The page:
New York’s ban on plastic bags was supposed to take effect on March 1, just days before the city locked down in response to COVID-19. Health concerns delayed its enforcement until October, but you’d never know anything had changed. Restaurants are exempt from the rule, so our takeout orders are still arriving in multiple layers of plastic. Our favorite coffee shops still can’t take our reusable mugs, so we’re finding plastic there too. Those of us who prefer to shop online—for clothes, groceries, cleaning supplies, and everything else—are piling up more cardboard and plastic packaging than ever. And we haven’t even gotten to plastic masks and gloves, which are already littering our sidewalks and oceans.
It’s easy to see it all as a huge setback. Weren’t we making so much progress before the pandemic? On the surface, it may have seemed that way, at least among eco-conscious citizens and in places with single-use plastic bans. But the answer is…not really. Pre-COVID, our plastic consumption was actually going up—and it’s expected to jump another 40% in the next decade.
It isn’t because people don’t know how to recycle or can’t shake their single-use plastic habits. Much of it comes down to economics. As the price of oil drops, so does the price of plastic, while recycled plastic remains more expensive. The differential between the two has never been greater, and manufacturers are prioritizing their bottom line. (As Reuters points out, the oil and gas industry hardly wants this to change; our shrinking demand for fuel, largely due to electric or fuel-efficient cars, means they’re counting on new plastic, and plan to invest $400 billion in it by 2025.)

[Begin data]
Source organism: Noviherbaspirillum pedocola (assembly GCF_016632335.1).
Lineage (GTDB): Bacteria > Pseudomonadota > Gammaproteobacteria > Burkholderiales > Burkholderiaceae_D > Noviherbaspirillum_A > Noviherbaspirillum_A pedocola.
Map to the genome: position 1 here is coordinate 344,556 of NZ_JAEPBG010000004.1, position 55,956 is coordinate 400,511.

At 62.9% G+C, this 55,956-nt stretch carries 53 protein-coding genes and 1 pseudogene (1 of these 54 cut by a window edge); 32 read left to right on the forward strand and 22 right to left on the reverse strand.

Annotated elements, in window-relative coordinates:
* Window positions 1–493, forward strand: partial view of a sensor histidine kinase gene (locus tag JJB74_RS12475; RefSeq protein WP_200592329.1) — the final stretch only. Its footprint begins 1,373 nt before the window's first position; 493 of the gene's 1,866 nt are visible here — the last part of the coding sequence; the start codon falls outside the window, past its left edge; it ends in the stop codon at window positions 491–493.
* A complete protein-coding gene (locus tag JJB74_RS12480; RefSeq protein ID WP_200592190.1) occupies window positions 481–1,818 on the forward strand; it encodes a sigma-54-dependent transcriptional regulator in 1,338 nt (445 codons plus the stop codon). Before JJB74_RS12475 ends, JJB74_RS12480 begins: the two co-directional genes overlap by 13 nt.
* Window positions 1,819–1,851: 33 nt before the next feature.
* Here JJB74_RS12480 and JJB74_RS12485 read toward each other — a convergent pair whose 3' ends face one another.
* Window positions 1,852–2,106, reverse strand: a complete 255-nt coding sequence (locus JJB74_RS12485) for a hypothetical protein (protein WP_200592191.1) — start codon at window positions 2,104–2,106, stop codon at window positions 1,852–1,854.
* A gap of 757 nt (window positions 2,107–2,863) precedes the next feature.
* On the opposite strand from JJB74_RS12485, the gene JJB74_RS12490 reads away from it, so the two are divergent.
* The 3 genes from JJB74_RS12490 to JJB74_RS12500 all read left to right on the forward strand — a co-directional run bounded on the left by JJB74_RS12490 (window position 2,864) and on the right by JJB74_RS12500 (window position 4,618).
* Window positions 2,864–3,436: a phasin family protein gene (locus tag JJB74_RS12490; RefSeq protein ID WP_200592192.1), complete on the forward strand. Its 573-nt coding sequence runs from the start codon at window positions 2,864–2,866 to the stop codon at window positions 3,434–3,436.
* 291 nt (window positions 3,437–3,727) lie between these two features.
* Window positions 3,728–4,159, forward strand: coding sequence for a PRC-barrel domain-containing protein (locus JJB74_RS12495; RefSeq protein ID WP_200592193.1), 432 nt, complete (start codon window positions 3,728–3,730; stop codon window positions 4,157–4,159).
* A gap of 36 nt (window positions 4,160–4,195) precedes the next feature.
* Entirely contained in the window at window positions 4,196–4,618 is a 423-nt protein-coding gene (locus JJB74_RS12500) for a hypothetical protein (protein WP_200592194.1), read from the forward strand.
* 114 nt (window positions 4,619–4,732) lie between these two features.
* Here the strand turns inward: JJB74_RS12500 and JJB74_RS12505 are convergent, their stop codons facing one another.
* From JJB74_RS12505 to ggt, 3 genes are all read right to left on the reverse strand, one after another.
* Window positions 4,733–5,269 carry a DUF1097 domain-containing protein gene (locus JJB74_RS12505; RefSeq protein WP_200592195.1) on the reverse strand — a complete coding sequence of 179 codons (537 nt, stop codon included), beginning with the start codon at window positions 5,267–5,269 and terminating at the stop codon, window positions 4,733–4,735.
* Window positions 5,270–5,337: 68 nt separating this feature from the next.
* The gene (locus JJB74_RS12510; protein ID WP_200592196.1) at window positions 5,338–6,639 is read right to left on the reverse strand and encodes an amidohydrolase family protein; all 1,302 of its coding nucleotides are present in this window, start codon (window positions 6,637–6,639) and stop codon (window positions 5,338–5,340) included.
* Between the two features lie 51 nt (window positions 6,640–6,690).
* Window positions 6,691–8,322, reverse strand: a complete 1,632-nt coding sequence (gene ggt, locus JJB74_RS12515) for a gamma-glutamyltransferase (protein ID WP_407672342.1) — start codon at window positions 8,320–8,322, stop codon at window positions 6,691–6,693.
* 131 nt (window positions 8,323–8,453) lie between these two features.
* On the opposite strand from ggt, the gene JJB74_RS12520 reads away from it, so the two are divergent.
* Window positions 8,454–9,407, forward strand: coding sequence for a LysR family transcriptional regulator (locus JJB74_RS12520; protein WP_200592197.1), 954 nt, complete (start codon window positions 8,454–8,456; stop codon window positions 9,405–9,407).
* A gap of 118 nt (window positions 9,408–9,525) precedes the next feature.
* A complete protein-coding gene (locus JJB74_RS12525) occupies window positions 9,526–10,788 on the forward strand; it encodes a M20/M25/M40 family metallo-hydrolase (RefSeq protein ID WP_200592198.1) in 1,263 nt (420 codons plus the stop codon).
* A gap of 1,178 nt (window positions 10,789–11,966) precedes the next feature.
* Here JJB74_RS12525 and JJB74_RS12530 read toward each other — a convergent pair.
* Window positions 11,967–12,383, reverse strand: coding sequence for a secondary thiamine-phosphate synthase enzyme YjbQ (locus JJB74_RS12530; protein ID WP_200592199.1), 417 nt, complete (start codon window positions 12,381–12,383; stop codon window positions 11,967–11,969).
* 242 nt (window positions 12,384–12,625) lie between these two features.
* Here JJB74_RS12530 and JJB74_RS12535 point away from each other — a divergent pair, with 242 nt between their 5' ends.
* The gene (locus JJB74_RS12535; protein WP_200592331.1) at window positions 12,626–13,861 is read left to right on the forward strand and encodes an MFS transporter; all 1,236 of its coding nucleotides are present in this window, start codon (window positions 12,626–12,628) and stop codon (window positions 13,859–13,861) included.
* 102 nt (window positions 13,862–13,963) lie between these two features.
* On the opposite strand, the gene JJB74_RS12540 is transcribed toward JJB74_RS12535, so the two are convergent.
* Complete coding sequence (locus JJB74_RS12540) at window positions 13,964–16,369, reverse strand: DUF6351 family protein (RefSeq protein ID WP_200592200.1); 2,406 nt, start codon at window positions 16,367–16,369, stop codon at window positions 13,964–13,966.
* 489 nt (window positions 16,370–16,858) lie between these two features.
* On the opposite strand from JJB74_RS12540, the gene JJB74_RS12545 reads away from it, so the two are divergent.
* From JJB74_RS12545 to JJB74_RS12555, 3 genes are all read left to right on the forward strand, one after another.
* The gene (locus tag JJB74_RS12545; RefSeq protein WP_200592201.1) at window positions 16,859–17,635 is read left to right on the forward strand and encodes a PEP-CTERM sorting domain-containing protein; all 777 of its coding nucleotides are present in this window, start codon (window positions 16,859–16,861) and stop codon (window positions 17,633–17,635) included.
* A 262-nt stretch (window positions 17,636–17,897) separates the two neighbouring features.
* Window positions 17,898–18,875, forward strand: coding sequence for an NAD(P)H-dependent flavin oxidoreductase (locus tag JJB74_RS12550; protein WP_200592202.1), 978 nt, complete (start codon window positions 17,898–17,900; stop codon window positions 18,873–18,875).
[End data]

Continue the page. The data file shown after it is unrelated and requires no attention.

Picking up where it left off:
To compound that problem, COVID has hit the recycling industry particularly hard, with many plants shutting down (vis-à-vis, reducing the opportunities for plastic to be recycled). In the U.S., facilities saw their businesses shrink by 60% in 2020.
“Our recycling infrastructure was really at risk before the pandemic,” Dune Ives, the CEO of ocean conservancy foundation Lonely Whale, explains. “Facilities were already starting to shut down because there weren’t enough end users for their [recycled] materials. A plastic water bottle will usually [sell], but the type of plastic Starbucks uses on those adult sippy cups? There is no buyer for that material. So we send it to places like Vietnam and the Philippines, where there isn’t recycling infrastructure, so they have to landfill it or burn it,” she continues. “This year has just exacerbated all of these issues, but the silver lining is that it’s also shining a really bright spotlight on what needs to be done to solve this pollution crisis.”